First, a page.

Angry at World Bank, Ecuador President Exits Summit
Ecuador's leftist president stormed out of a summit of leaders of Latin America, Spain and Portugal on Saturday, demanding apologies from a World Bank representative.
Leaders from Spanish and Portuguese-speaking nations were wrapping up a two-day event here on how to weather the effects of the global economic slowdown.
President Rafael Correa was visibly upset during a presentation by Pamela Cox, a senior World Bank official for Latin America and the Caribbean.
"In an Ibero-American forum, why do I have to listen to lectures from the World Bank vice president, who openly blackmailed my country?" Correa asked, interrupting Cox.
Correa recalled an incident in 2007, the year he took office, when he kicked out the World Bank's representative in Ecuador after the organization decided to withhold a previously approved $100 million loan.
The move was reprisal for reforming a fund for foreign debt payments, Correa said. The loan had been approved in 2005, when he was finance minister.
"That lady told me: 'We are not going to give you the credit because the policies have changed,'" said Correa, insisting that he did not understand why he had to listen to the "international bureaucrat."
Cox should at least "start by apologizing for the damage done to Latin America and the countries of the planet," Correa said. He then stormed out of the conference hall.
The event host, Paraguayan President Fernando Lugo, tried to downplay the incident. The Ibero-American summit "is an open forum, where people and ideas are heard," he said.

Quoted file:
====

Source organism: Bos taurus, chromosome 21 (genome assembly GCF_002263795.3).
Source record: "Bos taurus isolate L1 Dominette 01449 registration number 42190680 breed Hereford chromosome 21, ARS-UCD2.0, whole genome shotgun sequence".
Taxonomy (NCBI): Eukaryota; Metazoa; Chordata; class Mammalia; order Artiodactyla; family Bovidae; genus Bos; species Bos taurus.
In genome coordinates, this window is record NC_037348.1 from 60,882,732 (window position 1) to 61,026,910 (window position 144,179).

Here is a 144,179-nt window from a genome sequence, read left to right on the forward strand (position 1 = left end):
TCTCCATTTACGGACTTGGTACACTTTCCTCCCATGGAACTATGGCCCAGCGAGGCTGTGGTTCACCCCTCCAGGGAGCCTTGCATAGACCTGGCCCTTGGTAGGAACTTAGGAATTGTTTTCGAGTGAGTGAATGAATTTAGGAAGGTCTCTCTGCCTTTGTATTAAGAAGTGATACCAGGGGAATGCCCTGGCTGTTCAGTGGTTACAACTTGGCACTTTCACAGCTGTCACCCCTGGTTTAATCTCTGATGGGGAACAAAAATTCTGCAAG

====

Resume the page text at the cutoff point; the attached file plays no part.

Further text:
Cox remained silent during Correa's tirade, and when she spoke, she made no reference to the Ecuadoran president.
The Ecuadoran leader was "out of place, out of context," World Bank spokesman Sergio Jellinek later told reporters. "Correa's attack was personal and we lament it very much," he said.
Correa later rejoined the event, and in his presentation again took aim at Cox -- a U.S. citizen -- as well as the Paris-based Organization for Economic Cooperation and Development, which also had a representative at the event.
Nine leaders, including outgoing Spanish Prime Minister Jose Luis Rodriguez Zapatero, were at the summit.
Absent, however, were the leaders of economic powerhouses Brazil and Argentina, Venezuelan President Hugo Chavez, and several presidents from Central America.
As regional leaders exchanged remarks in public, foreign ministers worked in private on the text of a final declaration, which Paraguayan Foreign Minister Jorge Lara said will likely focus on urging nations to emphasis more social programs.
It is also expected to include an appeal for the United States to end its half-century trade embargo against Cuba, and a call for Britain to settle its dispute with Argentina over the Falkand Islands, he said.